Not all bad news! According to Preqin, funds’ dry powder ended the year at an all-time high of over $300 billion. Interest rate stabilization has allowed market participants to price the market, suggesting an increase in transaction volume. Further, U.S. Federal Reserve Chairman Jerome Powell has indicated that interest rates will drop in 2024. Although the rate cuts will offer a lifeline to many market participants, many holders of distressed investments will be forced to transact, enabling a more accurate picture of real estate market valuation and creating greater equilibrium between buyer and seller demand.

In the current environment, market participants will have to consider the globalization of capital, a shifting regulatory environment, emerging technologies and evolving customer sentiment. Investors will deploy creative strategies to offset disruption, including making creative use of underutilized spaces, initiating conversions of what cannot be saved, and seeking out alternative asset investments that have more favorable demand characteristics.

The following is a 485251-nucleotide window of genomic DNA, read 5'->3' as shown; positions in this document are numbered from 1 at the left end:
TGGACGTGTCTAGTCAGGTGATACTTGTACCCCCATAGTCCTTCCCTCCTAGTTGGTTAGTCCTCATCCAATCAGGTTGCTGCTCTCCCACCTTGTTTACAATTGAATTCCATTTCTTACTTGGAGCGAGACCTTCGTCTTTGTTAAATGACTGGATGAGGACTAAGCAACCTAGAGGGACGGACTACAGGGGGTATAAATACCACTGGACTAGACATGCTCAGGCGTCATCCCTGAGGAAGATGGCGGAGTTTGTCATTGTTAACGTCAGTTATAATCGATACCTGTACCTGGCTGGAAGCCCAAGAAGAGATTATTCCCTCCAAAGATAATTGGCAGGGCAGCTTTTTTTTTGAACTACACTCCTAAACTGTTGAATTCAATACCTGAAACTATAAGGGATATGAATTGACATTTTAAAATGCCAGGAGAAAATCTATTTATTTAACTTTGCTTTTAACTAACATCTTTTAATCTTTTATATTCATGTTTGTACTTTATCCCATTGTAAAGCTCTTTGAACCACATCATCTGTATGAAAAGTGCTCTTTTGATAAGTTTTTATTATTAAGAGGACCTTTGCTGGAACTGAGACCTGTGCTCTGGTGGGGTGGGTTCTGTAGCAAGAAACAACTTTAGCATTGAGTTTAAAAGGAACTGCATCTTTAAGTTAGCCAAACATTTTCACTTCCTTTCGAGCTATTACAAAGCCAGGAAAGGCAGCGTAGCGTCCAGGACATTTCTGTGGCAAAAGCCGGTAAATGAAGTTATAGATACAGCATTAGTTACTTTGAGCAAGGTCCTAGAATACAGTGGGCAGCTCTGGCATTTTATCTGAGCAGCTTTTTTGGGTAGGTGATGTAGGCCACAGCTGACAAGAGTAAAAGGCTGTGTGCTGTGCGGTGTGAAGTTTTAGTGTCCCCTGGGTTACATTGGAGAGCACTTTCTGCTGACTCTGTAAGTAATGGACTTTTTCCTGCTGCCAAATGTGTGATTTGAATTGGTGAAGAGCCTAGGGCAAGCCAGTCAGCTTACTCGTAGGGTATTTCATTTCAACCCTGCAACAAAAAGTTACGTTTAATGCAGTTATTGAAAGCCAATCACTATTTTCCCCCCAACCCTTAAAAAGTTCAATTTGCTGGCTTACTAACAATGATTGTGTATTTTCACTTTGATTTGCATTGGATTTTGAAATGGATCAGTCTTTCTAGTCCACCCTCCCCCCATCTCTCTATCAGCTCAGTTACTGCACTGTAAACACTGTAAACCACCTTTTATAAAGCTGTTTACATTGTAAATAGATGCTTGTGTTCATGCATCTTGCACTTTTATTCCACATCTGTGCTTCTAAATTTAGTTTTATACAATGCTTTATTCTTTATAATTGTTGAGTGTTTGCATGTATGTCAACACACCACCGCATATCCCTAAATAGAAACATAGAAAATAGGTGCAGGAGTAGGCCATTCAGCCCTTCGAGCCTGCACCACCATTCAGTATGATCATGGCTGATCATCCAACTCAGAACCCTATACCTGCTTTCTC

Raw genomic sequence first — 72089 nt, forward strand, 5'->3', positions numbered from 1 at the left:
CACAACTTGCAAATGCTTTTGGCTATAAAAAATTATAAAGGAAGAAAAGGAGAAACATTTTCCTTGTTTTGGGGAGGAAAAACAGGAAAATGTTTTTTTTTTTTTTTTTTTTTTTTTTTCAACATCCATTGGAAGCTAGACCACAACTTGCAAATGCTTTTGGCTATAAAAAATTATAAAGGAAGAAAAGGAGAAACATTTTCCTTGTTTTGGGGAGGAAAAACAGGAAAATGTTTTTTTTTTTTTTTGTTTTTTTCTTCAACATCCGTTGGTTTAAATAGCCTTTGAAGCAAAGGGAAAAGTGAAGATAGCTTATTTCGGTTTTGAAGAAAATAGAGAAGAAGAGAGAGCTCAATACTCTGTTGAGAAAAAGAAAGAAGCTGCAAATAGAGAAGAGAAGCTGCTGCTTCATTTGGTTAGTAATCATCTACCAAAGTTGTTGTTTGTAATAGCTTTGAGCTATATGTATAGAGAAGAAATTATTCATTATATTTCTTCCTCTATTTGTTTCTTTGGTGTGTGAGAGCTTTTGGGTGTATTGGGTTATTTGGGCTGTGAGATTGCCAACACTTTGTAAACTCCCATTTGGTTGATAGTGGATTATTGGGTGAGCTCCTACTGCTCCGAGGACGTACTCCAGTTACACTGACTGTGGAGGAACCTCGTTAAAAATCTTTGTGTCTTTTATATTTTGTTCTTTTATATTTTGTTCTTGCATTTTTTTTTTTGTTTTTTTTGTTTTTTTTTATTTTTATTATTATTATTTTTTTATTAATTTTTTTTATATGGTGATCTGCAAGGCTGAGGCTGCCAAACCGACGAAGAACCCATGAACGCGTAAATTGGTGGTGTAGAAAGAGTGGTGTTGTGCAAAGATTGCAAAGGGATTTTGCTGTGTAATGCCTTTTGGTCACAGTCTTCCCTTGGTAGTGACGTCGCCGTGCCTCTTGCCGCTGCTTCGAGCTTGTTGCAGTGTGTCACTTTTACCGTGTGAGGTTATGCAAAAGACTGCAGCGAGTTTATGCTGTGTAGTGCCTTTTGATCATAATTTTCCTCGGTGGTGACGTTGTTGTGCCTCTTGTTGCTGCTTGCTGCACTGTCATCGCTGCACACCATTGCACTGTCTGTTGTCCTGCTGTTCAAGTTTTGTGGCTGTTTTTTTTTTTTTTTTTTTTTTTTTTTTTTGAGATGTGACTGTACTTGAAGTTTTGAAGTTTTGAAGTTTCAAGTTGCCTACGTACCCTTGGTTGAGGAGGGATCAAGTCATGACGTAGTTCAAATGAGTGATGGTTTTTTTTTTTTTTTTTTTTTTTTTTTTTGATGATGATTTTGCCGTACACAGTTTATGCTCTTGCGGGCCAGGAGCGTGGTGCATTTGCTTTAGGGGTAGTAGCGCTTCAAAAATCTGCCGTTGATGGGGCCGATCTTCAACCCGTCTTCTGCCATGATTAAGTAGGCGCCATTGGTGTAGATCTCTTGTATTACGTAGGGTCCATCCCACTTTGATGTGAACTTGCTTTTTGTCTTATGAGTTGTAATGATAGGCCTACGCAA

TAX TREND: Opportunities involving distressed assets

For real estate investors developing creative strategies to take advantage of industry disruptions and raise capital, tax structuring is pivotal to attracting the right types of investors. For example, appropriately structuring a real estate investment trust (REIT) may appeal to investors. With interest rates elevated, investors are increasingly recognizing the importance of after-tax returns. Sophisticated or complex tax structuring may entail higher administrative costs but minimize tax leakage.

Learn more about leveraging clean energy tax incentives as part of a creative investment strategy.